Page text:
Mr. Albers

February 14, 2013
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A windowless classroom sounds like torture, but when Mr. Albers is the teacher, it’s a sanctuary. On the first day in the classroom, I was expecting a boring syllabus and guidelines for the class, but instead I was greeted with a smile. He made each student feel comfortable; and he was just like one of the students. Mr. Albers was constantly joking with us and trying to relate, this helped the class actually try and understand him.
Mr. Albers wasn’t just funny, but he was also passionate about what he discussed in environmental biology. He had us read articles that were relatable to how we live our lives in Wisconsin. Mr. Albers was constantly researching subjects that interested him, and because of this, he was able to intrigue us. He was a sponge, constantly absorbing new and exciting information to share with the class.
He shared personal information that could relate to the different topics we learned about. While discussing nutrition in soil, Mr. Albers shared how he takes care of plants in our own garden. He also gave ideas on how to improve our soil at our homes, suggesting we create a compost bin.
The articles we read on a daily basis were both controversial and intriguing. They discussed everything from how to properly dispose of prescription pills, to how a new disease is killing hundreds of white tail deer in Wisconsin. These articles were both relatable and fascinating.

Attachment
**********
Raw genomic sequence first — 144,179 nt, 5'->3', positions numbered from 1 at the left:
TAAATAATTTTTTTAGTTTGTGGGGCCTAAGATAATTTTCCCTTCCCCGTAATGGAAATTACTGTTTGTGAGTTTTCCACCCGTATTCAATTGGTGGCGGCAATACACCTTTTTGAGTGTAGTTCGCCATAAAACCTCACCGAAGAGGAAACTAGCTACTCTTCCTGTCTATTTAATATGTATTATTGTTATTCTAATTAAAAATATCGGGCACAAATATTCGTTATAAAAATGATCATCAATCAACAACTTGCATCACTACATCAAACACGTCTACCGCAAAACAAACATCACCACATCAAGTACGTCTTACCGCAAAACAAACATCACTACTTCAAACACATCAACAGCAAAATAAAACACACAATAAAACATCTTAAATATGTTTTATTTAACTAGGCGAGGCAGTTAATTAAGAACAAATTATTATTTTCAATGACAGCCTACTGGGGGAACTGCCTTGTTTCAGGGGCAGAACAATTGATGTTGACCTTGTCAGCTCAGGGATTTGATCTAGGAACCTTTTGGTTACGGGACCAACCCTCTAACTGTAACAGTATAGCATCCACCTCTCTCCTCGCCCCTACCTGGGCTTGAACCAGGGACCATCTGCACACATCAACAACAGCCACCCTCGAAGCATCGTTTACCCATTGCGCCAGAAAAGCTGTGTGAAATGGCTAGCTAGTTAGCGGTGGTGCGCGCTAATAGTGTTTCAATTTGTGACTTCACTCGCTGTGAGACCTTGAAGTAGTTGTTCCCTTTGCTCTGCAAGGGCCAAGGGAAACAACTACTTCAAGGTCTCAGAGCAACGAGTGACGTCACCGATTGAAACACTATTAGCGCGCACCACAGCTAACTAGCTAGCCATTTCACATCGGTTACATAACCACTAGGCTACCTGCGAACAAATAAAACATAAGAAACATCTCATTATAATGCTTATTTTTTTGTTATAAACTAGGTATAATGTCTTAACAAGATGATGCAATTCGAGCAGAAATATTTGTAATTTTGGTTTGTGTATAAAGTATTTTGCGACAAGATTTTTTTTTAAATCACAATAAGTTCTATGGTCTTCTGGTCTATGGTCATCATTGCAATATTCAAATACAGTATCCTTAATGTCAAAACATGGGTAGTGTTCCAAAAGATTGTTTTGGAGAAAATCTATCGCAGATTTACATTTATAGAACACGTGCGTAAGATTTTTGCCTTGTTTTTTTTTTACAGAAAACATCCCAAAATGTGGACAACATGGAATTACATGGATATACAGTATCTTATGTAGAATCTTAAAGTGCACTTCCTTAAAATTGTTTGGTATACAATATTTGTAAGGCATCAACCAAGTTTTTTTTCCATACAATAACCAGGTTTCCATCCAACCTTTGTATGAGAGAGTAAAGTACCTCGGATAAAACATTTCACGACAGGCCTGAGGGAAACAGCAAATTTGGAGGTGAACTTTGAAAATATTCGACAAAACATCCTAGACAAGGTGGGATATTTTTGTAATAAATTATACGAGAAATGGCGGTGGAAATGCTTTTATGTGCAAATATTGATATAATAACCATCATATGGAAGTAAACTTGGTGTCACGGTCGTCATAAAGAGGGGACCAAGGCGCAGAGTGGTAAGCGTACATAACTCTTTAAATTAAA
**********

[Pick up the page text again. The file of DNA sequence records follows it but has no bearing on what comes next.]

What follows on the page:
The class was extremely important to me because I plan on entering a profession which involves the environment. Mr. Albers understood my passion for the environment and he helped me learn everything I wanted. Every unit was exciting for me—soils, minerals, rocks, forestry, and the list goes on.

Mr. Albers knocks down the boring walls put up by the education system, and he makes his students feel at home. Every day in class was different and exciting. He never followed the guidelines he even made, and he was spontaneous and smiling. And by the end of the semester, I actually learned something in that windowless classroom I was once afraid to enter.

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